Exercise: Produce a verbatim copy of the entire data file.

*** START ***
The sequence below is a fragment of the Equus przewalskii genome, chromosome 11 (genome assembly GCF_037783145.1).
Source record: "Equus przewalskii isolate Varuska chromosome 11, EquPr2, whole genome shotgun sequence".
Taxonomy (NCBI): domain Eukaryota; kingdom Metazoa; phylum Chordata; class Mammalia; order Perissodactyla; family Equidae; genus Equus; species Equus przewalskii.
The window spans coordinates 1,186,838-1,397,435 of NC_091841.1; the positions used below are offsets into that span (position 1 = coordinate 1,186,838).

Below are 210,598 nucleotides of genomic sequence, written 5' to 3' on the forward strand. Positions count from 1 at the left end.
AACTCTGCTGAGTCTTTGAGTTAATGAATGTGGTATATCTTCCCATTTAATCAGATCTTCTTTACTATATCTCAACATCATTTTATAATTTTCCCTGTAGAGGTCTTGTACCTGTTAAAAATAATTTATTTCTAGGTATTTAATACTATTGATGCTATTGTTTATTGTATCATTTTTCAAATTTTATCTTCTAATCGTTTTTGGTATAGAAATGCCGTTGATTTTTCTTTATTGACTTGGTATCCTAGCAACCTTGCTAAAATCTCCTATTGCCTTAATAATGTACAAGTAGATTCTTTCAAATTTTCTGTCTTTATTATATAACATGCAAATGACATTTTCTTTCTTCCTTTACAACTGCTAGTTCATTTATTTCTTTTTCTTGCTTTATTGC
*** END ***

The sequence below is a fragment of the Equus przewalskii genome, chromosome 11 (genome assembly GCF_037783145.1).
Source record: "Equus przewalskii isolate Varuska chromosome 11, EquPr2, whole genome shotgun sequence".
Taxonomy (NCBI): domain Eukaryota; kingdom Metazoa; phylum Chordata; class Mammalia; order Perissodactyla; family Equidae; genus Equus; species Equus przewalskii.
The window spans coordinates 1,186,838-1,397,435 of NC_091841.1; the positions used below are offsets into that span (position 1 = coordinate 1,186,838).

Below are 210,598 nucleotides of genomic sequence, written 5' to 3' on the forward strand. Positions count from 1 at the left end.
AACTCTGCTGAGTCTTTGAGTTAATGAATGTGGTATATCTTCCCATTTAATCAGATCTTCTTTACTATATCTCAACATCATTTTATAATTTTCCCTGTAGAGGTCTTGTACCTGTTAAAAATAATTTATTTCTAGGTATTTAATACTATTGATGCTATTGTTTATTGTATCATTTTTCAAATTTTATCTTCTAATCGTTTTTGGTATAGAAATGCCGTTGATTTTTCTTTATTGACTTGGTATCCTAGCAACCTTGCTAAAATCTCCTATTGCCTTAATAATGTACAAGTAGATTCTTTCAAATTTTCTGTCTTTATTATATAACATGCAAATGACATTTTCTTTCTTCCTTTACAACTGCTAGTTCATTTATTTCTTTTTCTTGCTTTATTGC